Bill Gates Commits $100 Million To Fight Alzheimer's

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It is calling to be that everyone will need to take some major steps in context and Bill Gates is the one who comes forward and is now a mission to "Cure Alzheimer".

Billionaire Microsoft co-founder Bill Gates is to invest $50 million in the Dementia Discovery Fund, a venture capital fund that brings together industry and government to seek treatments for the brain-wasting disease. Additionally, he said he will donate another $50 million to smaller startups researching the disease, although he hasn't named specific companies yet, Reuters reports.

Till now Bill Gates foundation is known to work in the diseases such as malaria, HIV, and polio.

Even though there has been decades of scientific research on Alzheimer's, there's no treatment to slow the progression of the disease. He told the Financial Times that the $50 million donation would be matched by at least the same amount in other private investments and a similar amount in future grants. That's, in part, because it's personal.

"Some of the men in my family have suffered from Alzheimer's, but I wouldn't say that's the sole reason" (for this investment)", he added.

"It's a awful disease that devastates both those who have it and their loved ones", Gates wrote in his blog post.

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"I know how terrible it is to watch people you love struggle as the disease robs them of their mental capacity". It feels a lot like you're experiencing a gradual death of the person that you knew.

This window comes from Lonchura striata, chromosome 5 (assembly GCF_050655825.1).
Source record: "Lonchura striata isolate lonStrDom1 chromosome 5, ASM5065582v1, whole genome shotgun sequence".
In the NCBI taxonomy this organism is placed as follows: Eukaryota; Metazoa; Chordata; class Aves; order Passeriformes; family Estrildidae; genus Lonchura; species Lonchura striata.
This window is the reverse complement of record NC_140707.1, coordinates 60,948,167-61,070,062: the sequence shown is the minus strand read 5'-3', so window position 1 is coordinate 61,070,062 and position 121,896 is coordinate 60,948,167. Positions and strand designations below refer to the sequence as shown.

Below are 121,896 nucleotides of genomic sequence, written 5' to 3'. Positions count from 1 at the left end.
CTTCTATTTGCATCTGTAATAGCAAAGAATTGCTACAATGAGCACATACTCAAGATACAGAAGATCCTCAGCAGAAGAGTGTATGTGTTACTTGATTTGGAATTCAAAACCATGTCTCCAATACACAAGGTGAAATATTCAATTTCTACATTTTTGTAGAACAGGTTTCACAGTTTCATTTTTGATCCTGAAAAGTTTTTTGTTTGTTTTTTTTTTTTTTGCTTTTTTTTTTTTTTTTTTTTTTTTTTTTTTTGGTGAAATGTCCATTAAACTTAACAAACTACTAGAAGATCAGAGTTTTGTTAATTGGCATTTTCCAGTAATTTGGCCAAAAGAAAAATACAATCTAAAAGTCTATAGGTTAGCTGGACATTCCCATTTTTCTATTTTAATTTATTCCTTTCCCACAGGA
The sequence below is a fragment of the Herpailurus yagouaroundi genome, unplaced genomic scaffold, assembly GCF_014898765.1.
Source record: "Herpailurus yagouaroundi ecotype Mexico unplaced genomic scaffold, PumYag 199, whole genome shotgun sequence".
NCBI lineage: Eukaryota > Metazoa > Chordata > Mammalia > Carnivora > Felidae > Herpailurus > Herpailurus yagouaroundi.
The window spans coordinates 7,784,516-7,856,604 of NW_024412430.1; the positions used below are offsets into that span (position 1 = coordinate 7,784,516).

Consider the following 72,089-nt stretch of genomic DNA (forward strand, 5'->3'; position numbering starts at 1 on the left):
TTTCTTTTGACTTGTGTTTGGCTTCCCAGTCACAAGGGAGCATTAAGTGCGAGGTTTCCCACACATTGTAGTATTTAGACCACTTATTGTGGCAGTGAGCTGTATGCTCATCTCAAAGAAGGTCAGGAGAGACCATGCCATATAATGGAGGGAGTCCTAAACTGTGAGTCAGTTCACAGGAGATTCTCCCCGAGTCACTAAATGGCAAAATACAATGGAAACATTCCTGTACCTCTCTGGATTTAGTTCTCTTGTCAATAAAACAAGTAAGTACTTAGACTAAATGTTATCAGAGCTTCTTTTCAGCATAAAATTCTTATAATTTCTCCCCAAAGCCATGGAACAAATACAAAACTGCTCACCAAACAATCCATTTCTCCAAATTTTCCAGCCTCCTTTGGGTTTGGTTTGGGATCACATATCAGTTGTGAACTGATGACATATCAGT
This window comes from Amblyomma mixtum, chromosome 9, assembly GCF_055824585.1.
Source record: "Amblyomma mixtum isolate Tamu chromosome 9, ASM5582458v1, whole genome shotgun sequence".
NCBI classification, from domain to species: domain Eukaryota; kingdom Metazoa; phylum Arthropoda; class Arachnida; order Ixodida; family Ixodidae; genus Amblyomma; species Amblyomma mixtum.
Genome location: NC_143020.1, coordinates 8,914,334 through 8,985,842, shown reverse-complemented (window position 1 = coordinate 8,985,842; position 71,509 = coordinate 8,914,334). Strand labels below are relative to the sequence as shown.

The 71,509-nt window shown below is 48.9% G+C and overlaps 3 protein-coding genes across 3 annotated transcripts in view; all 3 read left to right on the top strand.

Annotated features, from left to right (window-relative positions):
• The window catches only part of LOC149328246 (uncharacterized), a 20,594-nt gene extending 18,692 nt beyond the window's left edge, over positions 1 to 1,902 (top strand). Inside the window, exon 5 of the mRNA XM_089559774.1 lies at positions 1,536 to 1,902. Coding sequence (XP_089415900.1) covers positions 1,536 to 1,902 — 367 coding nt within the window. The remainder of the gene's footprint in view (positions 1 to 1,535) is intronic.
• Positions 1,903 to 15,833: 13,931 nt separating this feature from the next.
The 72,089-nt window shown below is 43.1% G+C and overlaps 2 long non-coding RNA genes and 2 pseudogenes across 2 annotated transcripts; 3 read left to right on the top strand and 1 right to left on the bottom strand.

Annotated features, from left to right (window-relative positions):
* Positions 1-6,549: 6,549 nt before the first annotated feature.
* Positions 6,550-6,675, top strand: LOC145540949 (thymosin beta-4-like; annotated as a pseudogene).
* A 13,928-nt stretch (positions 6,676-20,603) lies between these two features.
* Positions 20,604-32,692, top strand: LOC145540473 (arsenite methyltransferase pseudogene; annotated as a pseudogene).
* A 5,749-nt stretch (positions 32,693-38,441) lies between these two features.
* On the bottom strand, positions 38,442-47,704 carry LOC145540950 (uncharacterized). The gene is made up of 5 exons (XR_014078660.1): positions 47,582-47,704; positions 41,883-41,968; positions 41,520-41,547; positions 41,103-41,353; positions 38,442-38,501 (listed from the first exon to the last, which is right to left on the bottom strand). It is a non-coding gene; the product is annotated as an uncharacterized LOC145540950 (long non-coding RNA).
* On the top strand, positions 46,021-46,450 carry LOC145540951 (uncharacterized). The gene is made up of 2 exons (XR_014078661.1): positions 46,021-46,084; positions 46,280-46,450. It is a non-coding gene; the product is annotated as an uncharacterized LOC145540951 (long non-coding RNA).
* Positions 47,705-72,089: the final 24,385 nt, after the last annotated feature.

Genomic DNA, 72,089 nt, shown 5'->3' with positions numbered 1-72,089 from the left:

There are 47 million people living with some form of dementia globally; about 60% to 80% of those cases are Alzheimer's disease. This time Bill Gates is seen to be more concerned about the rapid growth of Alzheimer.

This includes better understanding about how Alzheimer's unfolds, need to detect and diagnose Alzheimer's earlier, more approaches to stopping the disease, need to make it easier to get people enrolled in clinical trials and need to use data better.

Gates explained that he specifically chose the Dementia Discovery Fund, as the group explores "less mainstream approaches to treating dementia". "I believe we can do the same (or better) with Alzheimer's", Gates said.

The announcement is timely, coinciding with National Alzheimer's Disease Awareness Month in November.

The economic burden is estimated at $259 billion annually, according to the Alzheimer's Association, and more than 15 million Americans provide unpaid care for people with Alzheimer's and other forms of dementia.

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